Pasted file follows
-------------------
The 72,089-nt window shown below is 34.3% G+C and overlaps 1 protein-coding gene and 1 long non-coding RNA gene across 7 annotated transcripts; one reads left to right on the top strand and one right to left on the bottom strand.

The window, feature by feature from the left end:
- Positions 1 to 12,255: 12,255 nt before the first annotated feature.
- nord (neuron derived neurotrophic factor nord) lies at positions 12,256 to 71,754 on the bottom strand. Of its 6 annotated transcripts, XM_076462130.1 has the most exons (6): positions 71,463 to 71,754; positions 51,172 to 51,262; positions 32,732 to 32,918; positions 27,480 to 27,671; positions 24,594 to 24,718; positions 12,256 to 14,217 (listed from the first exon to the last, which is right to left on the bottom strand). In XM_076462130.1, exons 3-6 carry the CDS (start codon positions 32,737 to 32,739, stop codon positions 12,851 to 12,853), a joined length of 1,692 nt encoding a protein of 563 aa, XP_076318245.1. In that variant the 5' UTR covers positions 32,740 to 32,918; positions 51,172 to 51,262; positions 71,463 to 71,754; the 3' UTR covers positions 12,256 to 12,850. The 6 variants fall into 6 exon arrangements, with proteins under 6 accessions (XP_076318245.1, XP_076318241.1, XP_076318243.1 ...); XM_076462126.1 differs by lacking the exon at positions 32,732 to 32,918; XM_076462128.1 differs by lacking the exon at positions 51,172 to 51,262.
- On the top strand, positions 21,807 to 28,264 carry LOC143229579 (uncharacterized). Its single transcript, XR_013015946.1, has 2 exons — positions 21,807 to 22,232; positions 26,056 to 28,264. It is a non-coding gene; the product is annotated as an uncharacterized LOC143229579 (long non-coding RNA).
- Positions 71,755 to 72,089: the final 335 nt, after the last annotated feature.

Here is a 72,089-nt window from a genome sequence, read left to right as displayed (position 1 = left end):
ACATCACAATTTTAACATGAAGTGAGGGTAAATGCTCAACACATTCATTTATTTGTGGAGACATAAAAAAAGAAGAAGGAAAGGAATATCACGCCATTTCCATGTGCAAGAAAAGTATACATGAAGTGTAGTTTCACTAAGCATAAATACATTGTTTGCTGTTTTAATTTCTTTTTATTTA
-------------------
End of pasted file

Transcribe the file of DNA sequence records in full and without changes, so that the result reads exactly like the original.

The 72,089-nt window shown below is 34.3% G+C and overlaps 1 protein-coding gene and 1 long non-coding RNA gene across 7 annotated transcripts; one reads left to right on the top strand and one right to left on the bottom strand.

The window, feature by feature from the left end:
- Positions 1 to 12,255: 12,255 nt before the first annotated feature.
- nord (neuron derived neurotrophic factor nord) lies at positions 12,256 to 71,754 on the bottom strand. Of its 6 annotated transcripts, XM_076462130.1 has the most exons (6): positions 71,463 to 71,754; positions 51,172 to 51,262; positions 32,732 to 32,918; positions 27,480 to 27,671; positions 24,594 to 24,718; positions 12,256 to 14,217 (listed from the first exon to the last, which is right to left on the bottom strand). In XM_076462130.1, exons 3-6 carry the CDS (start codon positions 32,737 to 32,739, stop codon positions 12,851 to 12,853), a joined length of 1,692 nt encoding a protein of 563 aa, XP_076318245.1. In that variant the 5' UTR covers positions 32,740 to 32,918; positions 51,172 to 51,262; positions 71,463 to 71,754; the 3' UTR covers positions 12,256 to 12,850. The 6 variants fall into 6 exon arrangements, with proteins under 6 accessions (XP_076318245.1, XP_076318241.1, XP_076318243.1 ...); XM_076462126.1 differs by lacking the exon at positions 32,732 to 32,918; XM_076462128.1 differs by lacking the exon at positions 51,172 to 51,262.
- On the top strand, positions 21,807 to 28,264 carry LOC143229579 (uncharacterized). Its single transcript, XR_013015946.1, has 2 exons — positions 21,807 to 22,232; positions 26,056 to 28,264. It is a non-coding gene; the product is annotated as an uncharacterized LOC143229579 (long non-coding RNA).
- Positions 71,755 to 72,089: the final 335 nt, after the last annotated feature.

Here is a 72,089-nt window from a genome sequence, read left to right as displayed (position 1 = left end):
ACATCACAATTTTAACATGAAGTGAGGGTAAATGCTCAACACATTCATTTATTTGTGGAGACATAAAAAAAGAAGAAGGAAAGGAATATCACGCCATTTCCATGTGCAAGAAAAGTATACATGAAGTGTAGTTTCACTAAGCATAAATACATTGTTTGCTGTTTTAATTTCTTTTTATTTA